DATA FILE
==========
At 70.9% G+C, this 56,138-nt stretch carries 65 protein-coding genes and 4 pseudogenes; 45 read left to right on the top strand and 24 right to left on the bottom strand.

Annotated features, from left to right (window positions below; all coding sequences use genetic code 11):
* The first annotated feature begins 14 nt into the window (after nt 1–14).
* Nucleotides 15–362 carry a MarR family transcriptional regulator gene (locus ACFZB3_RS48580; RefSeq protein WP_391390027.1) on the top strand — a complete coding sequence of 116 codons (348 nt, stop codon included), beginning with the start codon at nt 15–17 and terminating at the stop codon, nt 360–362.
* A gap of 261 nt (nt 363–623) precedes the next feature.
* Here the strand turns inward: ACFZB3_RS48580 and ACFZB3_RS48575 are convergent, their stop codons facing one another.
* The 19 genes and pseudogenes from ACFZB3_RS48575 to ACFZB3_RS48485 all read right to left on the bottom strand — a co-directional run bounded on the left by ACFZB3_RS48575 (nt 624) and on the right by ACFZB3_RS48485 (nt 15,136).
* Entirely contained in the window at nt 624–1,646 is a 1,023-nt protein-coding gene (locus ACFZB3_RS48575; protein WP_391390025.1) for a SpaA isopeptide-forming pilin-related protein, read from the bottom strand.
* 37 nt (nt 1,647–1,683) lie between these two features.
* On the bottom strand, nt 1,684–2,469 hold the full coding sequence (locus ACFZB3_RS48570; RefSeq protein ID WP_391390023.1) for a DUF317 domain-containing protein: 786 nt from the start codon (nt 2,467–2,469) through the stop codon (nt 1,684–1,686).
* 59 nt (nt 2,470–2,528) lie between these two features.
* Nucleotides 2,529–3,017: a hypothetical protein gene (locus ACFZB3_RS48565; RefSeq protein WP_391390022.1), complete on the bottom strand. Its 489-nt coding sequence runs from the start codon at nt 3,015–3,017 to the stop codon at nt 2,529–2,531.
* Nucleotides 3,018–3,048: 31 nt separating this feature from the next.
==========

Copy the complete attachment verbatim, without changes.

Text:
At 70.9% G+C, this 56,138-nt stretch carries 65 protein-coding genes and 4 pseudogenes; 45 read left to right on the top strand and 24 right to left on the bottom strand.

Annotated features, from left to right (window positions below; all coding sequences use genetic code 11):
* The first annotated feature begins 14 nt into the window (after nt 1–14).
* Nucleotides 15–362 carry a MarR family transcriptional regulator gene (locus ACFZB3_RS48580; RefSeq protein WP_391390027.1) on the top strand — a complete coding sequence of 116 codons (348 nt, stop codon included), beginning with the start codon at nt 15–17 and terminating at the stop codon, nt 360–362.
* A gap of 261 nt (nt 363–623) precedes the next feature.
* Here the strand turns inward: ACFZB3_RS48580 and ACFZB3_RS48575 are convergent, their stop codons facing one another.
* The 19 genes and pseudogenes from ACFZB3_RS48575 to ACFZB3_RS48485 all read right to left on the bottom strand — a co-directional run bounded on the left by ACFZB3_RS48575 (nt 624) and on the right by ACFZB3_RS48485 (nt 15,136).
* Entirely contained in the window at nt 624–1,646 is a 1,023-nt protein-coding gene (locus ACFZB3_RS48575; protein WP_391390025.1) for a SpaA isopeptide-forming pilin-related protein, read from the bottom strand.
* 37 nt (nt 1,647–1,683) lie between these two features.
* On the bottom strand, nt 1,684–2,469 hold the full coding sequence (locus ACFZB3_RS48570; RefSeq protein ID WP_391390023.1) for a DUF317 domain-containing protein: 786 nt from the start codon (nt 2,467–2,469) through the stop codon (nt 1,684–1,686).
* 59 nt (nt 2,470–2,528) lie between these two features.
* Nucleotides 2,529–3,017: a hypothetical protein gene (locus ACFZB3_RS48565; RefSeq protein WP_391390022.1), complete on the bottom strand. Its 489-nt coding sequence runs from the start codon at nt 3,015–3,017 to the stop codon at nt 2,529–2,531.
* Nucleotides 3,018–3,048: 31 nt separating this feature from the next.